The Electrical, Computer, and Energy Engineering (ECEE) Department at CU dates back to the 1890s and the earliest days of the Engineering College. There are 40 full-time faculty members in ECEE along with a host of adjunct, research, and jointly appointed faculty. Annual research expenditures are near $6M. Research grants from NASA, DARPA, the National Science Foundation, NOAA, and collaborative industrial and military funding provide support for qualified graduate students. The program also has unique facilities and equipment for experimental and theoretical training, and for conducting subject-specific research.
Concentration Areas of Study and Research
Biomedical and biological engineering; communications and signal processing; computer engineering (including VLSI/CAD) and software engineering; dynamics, robotics, and controls; electromagnetics, RF and microwave engineering; embedded systems engineering; optics and photonics; power electronics and renewable energy systems; remote sensing; nanostructures and devices.
The master of engineering (ME) is a single, college-wide degree. The ME application requirements and curriculum guidelines offer wider access to interdisciplinary courses in the college, ranging from engineering management courses from the college’s enterprise programs to technical courses from various departments. Therefore the ME degree provides flexibility for individuals pursuing technical management, entrepreneurial or purely technical careers. The ME degree is non-thesis and requires 30 semester hours of course work.
Master of science (MS) degrees are individual degrees each focused on a specific technical discipline, with some interdisciplinary flexibility allowed outside a student’s specialization. MS degrees are oriented for individuals seeking a research career in ECEE or a technical industry career. An MS degree requires completion of 30 credit hours. Students can do either a thesis or non-thesis option. Under both options, all but one course must be technical; in the thesis option, 4-6 hours of the total 30 are thesis study.
Professional Master’s Programs are typically project-based, aimed at workforce preparation. The department offers two professional masters programs: Embedded Systems Engineering (ESE) or Power Electronics (PPE), both of which result in a Master of Science degree in Electrical Engineering (MSEE)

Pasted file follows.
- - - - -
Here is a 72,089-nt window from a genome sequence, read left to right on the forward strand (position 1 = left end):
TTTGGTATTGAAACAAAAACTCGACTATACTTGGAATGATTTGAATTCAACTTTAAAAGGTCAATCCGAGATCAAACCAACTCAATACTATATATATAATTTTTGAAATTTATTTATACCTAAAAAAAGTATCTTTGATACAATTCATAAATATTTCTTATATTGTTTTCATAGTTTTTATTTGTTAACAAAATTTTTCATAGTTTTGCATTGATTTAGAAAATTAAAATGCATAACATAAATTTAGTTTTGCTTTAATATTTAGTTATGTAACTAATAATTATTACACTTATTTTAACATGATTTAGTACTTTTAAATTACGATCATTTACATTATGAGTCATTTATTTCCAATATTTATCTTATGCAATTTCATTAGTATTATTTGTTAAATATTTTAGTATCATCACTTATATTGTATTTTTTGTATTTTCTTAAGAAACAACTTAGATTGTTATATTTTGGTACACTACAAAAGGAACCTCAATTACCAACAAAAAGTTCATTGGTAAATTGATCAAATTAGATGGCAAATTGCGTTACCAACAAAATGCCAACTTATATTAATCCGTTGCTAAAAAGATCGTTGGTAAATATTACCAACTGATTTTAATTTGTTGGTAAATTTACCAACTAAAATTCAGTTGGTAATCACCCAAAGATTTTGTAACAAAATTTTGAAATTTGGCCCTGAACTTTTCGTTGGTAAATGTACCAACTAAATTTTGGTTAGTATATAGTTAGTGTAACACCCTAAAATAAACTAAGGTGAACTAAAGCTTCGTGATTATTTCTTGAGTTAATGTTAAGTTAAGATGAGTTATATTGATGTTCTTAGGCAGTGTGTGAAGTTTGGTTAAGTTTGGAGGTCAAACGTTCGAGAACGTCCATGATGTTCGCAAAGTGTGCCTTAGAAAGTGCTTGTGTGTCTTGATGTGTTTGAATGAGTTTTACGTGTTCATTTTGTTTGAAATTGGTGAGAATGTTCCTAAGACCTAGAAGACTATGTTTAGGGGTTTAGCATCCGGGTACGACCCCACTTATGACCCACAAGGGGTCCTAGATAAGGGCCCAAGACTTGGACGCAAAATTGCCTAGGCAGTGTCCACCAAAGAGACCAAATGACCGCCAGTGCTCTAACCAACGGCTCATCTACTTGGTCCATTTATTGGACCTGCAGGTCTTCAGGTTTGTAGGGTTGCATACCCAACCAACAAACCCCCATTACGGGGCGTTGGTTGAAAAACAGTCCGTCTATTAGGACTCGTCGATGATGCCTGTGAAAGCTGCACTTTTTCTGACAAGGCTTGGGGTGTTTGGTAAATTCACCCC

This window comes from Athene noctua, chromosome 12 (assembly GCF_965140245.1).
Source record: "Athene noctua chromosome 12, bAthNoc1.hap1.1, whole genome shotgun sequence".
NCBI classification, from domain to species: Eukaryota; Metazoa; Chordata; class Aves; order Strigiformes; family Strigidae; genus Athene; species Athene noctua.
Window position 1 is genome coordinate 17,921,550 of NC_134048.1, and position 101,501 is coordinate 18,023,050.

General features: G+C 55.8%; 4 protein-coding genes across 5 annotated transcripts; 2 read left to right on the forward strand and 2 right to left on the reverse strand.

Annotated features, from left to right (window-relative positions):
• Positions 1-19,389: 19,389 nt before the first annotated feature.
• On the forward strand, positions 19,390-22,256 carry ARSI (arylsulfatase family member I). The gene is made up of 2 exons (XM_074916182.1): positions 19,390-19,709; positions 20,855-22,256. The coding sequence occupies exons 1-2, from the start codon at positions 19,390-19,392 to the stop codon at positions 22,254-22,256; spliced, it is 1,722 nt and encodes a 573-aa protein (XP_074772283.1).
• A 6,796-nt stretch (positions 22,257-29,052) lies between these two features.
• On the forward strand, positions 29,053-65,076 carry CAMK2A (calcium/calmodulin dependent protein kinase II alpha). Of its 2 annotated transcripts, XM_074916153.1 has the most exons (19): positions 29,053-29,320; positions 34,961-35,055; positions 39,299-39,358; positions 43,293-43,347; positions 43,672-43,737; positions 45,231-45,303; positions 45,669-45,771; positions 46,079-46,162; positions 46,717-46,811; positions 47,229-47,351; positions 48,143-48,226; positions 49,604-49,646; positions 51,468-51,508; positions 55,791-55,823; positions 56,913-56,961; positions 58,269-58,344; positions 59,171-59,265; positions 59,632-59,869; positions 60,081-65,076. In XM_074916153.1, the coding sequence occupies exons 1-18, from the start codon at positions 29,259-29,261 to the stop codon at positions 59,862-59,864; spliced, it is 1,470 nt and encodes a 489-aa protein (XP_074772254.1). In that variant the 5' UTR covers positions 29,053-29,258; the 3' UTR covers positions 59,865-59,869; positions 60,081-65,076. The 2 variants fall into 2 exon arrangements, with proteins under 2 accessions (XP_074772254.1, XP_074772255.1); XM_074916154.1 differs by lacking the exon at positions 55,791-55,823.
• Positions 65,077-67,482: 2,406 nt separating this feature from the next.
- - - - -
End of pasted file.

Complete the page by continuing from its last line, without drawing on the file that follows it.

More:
NOTE: If you intend ultimately to pursue the PhD degree, it is best to apply directly to our PhD program rather than first apply to our MS program.
TWO online applications: One is the university application. The other, relatively brief one, is the ECEE department application .
A baccalaureate degree from a college or university of recognized standing (or the equivalent). NOTE: Transcripts evidencing same are required.
Adequate technical preparation to enter graduate study in ECEE.
An undergraduate grade point average (GPA) of 3.00 of higher. NOTE: Provisional admission is sometimes possible for applicants with lower GPAs.
GRE general exam scores (no older than 5 years) for MS or Ph.D. degrees. NOTE: GRE scores are not required for admission to ME.
Four letters of recommendation from qualified referees.
A statement of purpose describing the applicant’s goals and interests.
For non-native English speakers only, certification of adequate spoken and written English. A TOEFL score greater than 600 (paper-based), 250 (computer-based) or 100 (internet-based) (no older than two years), or an IELTS score of at least 7.0 (no older than two years) is desired. Equivalently 1+ years (evidenced by transcripts) (attendance must be within the past two years) of prior instruction at a U.S. university or at a university in a country with English as one of its official languages may suffice.
US citizen/permanent resident applicant deadline: December 1, 2016 for full financial consideration, otherwise January 15, 2017.
January 15, 2017
University of Colorado Boulder
Electrical, Computer, and Energy Engineering
Boulder, CO 80309-0425